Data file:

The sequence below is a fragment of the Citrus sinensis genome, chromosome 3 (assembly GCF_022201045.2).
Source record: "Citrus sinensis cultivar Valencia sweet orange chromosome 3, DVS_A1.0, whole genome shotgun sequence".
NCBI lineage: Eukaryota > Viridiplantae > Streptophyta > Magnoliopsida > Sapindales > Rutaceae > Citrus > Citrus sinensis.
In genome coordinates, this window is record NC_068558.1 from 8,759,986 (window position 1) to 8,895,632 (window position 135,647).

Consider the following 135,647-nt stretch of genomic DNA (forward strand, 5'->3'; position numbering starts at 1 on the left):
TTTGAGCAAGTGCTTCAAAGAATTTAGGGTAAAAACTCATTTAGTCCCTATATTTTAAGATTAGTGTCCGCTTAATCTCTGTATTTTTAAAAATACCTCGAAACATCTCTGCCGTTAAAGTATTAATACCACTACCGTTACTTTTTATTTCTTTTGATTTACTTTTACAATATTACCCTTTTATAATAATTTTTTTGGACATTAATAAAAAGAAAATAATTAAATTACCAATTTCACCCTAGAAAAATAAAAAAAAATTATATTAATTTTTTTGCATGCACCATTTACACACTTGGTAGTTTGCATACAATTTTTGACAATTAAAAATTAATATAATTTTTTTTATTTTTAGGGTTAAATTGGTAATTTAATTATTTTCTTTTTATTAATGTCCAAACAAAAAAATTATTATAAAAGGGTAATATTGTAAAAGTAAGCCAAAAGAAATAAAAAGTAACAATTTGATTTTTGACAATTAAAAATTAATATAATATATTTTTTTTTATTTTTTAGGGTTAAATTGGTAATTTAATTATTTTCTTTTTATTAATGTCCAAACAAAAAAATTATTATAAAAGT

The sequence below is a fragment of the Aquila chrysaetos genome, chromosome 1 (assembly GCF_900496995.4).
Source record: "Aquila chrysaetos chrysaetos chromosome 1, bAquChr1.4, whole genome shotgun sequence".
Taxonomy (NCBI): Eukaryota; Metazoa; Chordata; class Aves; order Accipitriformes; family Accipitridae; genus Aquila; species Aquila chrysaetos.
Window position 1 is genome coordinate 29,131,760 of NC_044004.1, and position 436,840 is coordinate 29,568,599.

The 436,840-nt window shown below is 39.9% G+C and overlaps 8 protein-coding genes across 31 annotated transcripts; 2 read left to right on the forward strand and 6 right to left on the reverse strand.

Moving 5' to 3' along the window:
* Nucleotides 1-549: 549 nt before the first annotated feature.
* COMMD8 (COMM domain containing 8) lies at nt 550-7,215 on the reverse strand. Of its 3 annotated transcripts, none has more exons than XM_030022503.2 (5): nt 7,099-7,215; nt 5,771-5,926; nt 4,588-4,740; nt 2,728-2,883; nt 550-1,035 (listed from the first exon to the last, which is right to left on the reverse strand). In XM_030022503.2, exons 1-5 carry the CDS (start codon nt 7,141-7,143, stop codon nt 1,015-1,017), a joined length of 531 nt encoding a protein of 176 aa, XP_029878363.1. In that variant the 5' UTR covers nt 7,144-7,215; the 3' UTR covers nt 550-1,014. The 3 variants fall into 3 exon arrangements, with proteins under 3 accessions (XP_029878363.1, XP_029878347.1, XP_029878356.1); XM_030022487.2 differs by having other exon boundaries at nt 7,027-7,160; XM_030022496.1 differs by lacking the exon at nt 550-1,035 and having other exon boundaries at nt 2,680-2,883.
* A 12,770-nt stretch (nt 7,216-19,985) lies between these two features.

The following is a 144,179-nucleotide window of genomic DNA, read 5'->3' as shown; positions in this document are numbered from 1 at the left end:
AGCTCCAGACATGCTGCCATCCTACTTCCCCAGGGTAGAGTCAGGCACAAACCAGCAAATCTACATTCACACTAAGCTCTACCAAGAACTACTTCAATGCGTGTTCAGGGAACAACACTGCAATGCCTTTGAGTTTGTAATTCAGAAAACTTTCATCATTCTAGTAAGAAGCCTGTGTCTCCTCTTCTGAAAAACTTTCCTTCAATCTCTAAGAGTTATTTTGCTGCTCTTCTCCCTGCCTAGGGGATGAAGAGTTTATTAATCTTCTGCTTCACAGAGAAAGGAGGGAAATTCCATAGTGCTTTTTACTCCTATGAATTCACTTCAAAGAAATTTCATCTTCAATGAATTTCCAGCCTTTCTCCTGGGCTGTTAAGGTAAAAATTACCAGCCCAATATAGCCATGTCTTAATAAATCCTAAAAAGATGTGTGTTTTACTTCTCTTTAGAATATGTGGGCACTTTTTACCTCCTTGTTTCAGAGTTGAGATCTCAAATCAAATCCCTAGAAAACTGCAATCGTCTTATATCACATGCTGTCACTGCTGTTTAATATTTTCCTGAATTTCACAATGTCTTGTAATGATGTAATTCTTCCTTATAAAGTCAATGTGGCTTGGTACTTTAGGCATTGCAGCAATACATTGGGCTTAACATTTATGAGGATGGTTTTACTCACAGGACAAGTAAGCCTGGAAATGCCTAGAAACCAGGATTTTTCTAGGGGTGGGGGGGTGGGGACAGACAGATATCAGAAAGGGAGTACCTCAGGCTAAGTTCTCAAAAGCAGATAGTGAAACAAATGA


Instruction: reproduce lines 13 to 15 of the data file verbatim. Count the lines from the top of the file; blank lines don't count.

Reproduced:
* Nucleotides 1-549: 549 nt before the first annotated feature.
* COMMD8 (COMM domain containing 8) lies at nt 550-7,215 on the reverse strand. Of its 3 annotated transcripts, none has more exons than XM_030022503.2 (5): nt 7,099-7,215; nt 5,771-5,926; nt 4,588-4,740; nt 2,728-2,883; nt 550-1,035 (listed from the first exon to the last, which is right to left on the reverse strand). In XM_030022503.2, exons 1-5 carry the CDS (start codon nt 7,141-7,143, stop codon nt 1,015-1,017), a joined length of 531 nt encoding a protein of 176 aa, XP_029878363.1. In that variant the 5' UTR covers nt 7,144-7,215; the 3' UTR covers nt 550-1,014. The 3 variants fall into 3 exon arrangements, with proteins under 3 accessions (XP_029878363.1, XP_029878347.1, XP_029878356.1); XM_030022487.2 differs by having other exon boundaries at nt 7,027-7,160; XM_030022496.1 differs by lacking the exon at nt 550-1,035 and having other exon boundaries at nt 2,680-2,883.
* A 12,770-nt stretch (nt 7,216-19,985) lies between these two features.